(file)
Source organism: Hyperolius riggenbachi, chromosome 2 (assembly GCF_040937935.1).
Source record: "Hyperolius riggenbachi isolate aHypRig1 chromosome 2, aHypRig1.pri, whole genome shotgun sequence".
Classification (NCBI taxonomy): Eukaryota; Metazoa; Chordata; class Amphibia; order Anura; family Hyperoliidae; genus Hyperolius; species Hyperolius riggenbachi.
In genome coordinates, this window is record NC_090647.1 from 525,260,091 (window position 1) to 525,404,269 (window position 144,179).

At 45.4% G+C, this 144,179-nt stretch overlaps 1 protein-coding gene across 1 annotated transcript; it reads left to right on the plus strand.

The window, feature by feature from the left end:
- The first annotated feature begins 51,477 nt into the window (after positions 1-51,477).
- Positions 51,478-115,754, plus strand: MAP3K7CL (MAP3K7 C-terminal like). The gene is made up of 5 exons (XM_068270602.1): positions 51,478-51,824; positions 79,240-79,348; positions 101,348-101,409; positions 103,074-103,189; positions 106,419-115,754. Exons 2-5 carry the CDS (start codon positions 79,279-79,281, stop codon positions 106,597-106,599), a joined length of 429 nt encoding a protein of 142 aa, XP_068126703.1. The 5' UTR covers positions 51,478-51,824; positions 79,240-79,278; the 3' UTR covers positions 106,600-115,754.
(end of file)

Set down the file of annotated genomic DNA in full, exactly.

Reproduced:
Source organism: Hyperolius riggenbachi, chromosome 2 (assembly GCF_040937935.1).
Source record: "Hyperolius riggenbachi isolate aHypRig1 chromosome 2, aHypRig1.pri, whole genome shotgun sequence".
Classification (NCBI taxonomy): Eukaryota; Metazoa; Chordata; class Amphibia; order Anura; family Hyperoliidae; genus Hyperolius; species Hyperolius riggenbachi.
In genome coordinates, this window is record NC_090647.1 from 525,260,091 (window position 1) to 525,404,269 (window position 144,179).

At 45.4% G+C, this 144,179-nt stretch overlaps 1 protein-coding gene across 1 annotated transcript; it reads left to right on the plus strand.

The window, feature by feature from the left end:
- The first annotated feature begins 51,477 nt into the window (after positions 1-51,477).
- Positions 51,478-115,754, plus strand: MAP3K7CL (MAP3K7 C-terminal like). The gene is made up of 5 exons (XM_068270602.1): positions 51,478-51,824; positions 79,240-79,348; positions 101,348-101,409; positions 103,074-103,189; positions 106,419-115,754. Exons 2-5 carry the CDS (start codon positions 79,279-79,281, stop codon positions 106,597-106,599), a joined length of 429 nt encoding a protein of 142 aa, XP_068126703.1. The 5' UTR covers positions 51,478-51,824; positions 79,240-79,278; the 3' UTR covers positions 106,600-115,754.